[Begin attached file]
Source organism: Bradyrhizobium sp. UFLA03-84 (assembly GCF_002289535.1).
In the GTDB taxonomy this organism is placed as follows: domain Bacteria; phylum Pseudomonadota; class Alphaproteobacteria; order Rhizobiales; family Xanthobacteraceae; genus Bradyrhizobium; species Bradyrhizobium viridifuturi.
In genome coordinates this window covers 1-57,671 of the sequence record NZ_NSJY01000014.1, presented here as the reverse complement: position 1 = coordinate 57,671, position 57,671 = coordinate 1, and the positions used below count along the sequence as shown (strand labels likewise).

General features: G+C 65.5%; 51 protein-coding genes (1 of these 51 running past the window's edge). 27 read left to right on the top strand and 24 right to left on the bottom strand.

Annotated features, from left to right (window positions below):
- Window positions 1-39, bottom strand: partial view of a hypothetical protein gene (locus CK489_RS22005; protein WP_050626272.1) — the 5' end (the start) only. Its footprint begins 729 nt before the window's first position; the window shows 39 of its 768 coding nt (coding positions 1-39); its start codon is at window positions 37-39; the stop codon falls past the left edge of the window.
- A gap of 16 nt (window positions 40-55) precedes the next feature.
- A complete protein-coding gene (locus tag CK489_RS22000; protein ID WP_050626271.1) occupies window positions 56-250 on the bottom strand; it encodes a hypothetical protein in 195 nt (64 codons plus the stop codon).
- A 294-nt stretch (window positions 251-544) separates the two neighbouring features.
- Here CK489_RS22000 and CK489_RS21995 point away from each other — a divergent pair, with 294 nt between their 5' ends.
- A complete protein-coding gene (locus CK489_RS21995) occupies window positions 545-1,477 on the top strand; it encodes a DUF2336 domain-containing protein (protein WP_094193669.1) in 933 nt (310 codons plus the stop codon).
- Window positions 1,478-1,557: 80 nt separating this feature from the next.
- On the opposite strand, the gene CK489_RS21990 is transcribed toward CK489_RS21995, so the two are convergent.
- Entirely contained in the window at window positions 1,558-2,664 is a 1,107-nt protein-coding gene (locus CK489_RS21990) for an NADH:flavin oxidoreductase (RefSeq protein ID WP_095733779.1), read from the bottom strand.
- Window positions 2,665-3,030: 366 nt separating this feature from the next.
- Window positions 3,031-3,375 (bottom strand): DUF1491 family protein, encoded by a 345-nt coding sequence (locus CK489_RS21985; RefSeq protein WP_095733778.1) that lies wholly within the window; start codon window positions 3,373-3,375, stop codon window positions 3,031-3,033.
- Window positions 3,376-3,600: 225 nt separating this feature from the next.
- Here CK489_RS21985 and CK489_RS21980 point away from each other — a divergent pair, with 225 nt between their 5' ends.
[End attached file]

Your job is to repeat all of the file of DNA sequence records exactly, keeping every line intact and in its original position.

Source organism: Bradyrhizobium sp. UFLA03-84 (assembly GCF_002289535.1).
In the GTDB taxonomy this organism is placed as follows: domain Bacteria; phylum Pseudomonadota; class Alphaproteobacteria; order Rhizobiales; family Xanthobacteraceae; genus Bradyrhizobium; species Bradyrhizobium viridifuturi.
In genome coordinates this window covers 1-57,671 of the sequence record NZ_NSJY01000014.1, presented here as the reverse complement: position 1 = coordinate 57,671, position 57,671 = coordinate 1, and the positions used below count along the sequence as shown (strand labels likewise).

General features: G+C 65.5%; 51 protein-coding genes (1 of these 51 running past the window's edge). 27 read left to right on the top strand and 24 right to left on the bottom strand.

Annotated features, from left to right (window positions below):
- Window positions 1-39, bottom strand: partial view of a hypothetical protein gene (locus CK489_RS22005; protein WP_050626272.1) — the 5' end (the start) only. Its footprint begins 729 nt before the window's first position; the window shows 39 of its 768 coding nt (coding positions 1-39); its start codon is at window positions 37-39; the stop codon falls past the left edge of the window.
- A gap of 16 nt (window positions 40-55) precedes the next feature.
- A complete protein-coding gene (locus tag CK489_RS22000; protein ID WP_050626271.1) occupies window positions 56-250 on the bottom strand; it encodes a hypothetical protein in 195 nt (64 codons plus the stop codon).
- A 294-nt stretch (window positions 251-544) separates the two neighbouring features.
- Here CK489_RS22000 and CK489_RS21995 point away from each other — a divergent pair, with 294 nt between their 5' ends.
- A complete protein-coding gene (locus CK489_RS21995) occupies window positions 545-1,477 on the top strand; it encodes a DUF2336 domain-containing protein (protein WP_094193669.1) in 933 nt (310 codons plus the stop codon).
- Window positions 1,478-1,557: 80 nt separating this feature from the next.
- On the opposite strand, the gene CK489_RS21990 is transcribed toward CK489_RS21995, so the two are convergent.
- Entirely contained in the window at window positions 1,558-2,664 is a 1,107-nt protein-coding gene (locus CK489_RS21990) for an NADH:flavin oxidoreductase (RefSeq protein ID WP_095733779.1), read from the bottom strand.
- Window positions 2,665-3,030: 366 nt separating this feature from the next.
- Window positions 3,031-3,375 (bottom strand): DUF1491 family protein, encoded by a 345-nt coding sequence (locus CK489_RS21985; RefSeq protein WP_095733778.1) that lies wholly within the window; start codon window positions 3,373-3,375, stop codon window positions 3,031-3,033.
- Window positions 3,376-3,600: 225 nt separating this feature from the next.
- Here CK489_RS21985 and CK489_RS21980 point away from each other — a divergent pair, with 225 nt between their 5' ends.